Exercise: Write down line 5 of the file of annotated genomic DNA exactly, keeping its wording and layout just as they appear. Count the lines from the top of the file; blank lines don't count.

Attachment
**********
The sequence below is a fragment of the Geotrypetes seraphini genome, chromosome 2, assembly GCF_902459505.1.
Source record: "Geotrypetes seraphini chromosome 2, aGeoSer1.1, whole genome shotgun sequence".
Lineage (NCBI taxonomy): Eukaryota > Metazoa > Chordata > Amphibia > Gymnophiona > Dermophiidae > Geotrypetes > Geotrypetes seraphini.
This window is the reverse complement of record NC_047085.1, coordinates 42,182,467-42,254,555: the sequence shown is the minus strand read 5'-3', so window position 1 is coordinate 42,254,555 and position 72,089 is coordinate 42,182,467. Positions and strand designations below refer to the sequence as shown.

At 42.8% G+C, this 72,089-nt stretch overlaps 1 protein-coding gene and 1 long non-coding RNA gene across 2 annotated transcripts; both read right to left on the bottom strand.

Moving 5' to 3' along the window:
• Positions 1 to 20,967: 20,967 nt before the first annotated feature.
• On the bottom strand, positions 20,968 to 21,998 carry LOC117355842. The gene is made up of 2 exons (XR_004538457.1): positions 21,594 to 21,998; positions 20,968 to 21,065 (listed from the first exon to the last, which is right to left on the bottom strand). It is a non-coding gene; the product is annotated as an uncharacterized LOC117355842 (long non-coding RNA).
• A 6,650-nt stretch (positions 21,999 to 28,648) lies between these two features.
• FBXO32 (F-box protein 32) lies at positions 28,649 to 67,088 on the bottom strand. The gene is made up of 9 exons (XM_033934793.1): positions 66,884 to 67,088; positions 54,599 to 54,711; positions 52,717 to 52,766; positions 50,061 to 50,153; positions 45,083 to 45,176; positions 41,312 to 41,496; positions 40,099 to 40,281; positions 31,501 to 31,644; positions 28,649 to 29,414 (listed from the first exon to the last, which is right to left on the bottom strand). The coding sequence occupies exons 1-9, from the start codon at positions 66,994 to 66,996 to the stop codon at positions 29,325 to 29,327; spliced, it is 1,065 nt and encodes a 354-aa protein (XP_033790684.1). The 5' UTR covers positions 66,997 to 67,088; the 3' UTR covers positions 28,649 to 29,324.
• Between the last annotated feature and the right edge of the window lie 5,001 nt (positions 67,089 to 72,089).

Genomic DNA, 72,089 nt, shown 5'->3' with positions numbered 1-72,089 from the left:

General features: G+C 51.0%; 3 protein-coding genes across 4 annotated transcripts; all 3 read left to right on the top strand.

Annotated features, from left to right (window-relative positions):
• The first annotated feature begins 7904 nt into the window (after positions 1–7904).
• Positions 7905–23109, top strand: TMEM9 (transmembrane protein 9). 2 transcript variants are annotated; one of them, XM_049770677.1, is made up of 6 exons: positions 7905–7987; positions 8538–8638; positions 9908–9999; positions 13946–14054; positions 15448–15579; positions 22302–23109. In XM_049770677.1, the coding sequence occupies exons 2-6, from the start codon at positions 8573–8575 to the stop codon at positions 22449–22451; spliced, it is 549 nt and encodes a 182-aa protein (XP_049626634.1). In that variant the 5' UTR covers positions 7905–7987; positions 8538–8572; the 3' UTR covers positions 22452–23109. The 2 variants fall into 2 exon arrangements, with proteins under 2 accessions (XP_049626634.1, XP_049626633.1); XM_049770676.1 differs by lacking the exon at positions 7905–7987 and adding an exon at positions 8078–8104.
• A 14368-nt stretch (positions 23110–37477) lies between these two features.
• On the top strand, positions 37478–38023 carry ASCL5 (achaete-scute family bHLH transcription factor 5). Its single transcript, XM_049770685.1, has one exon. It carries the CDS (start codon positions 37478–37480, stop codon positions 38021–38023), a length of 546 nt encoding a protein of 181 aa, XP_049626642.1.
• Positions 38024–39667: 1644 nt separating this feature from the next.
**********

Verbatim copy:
At 42.8% G+C, this 72,089-nt stretch overlaps 1 protein-coding gene and 1 long non-coding RNA gene across 2 annotated transcripts; both read right to left on the bottom strand.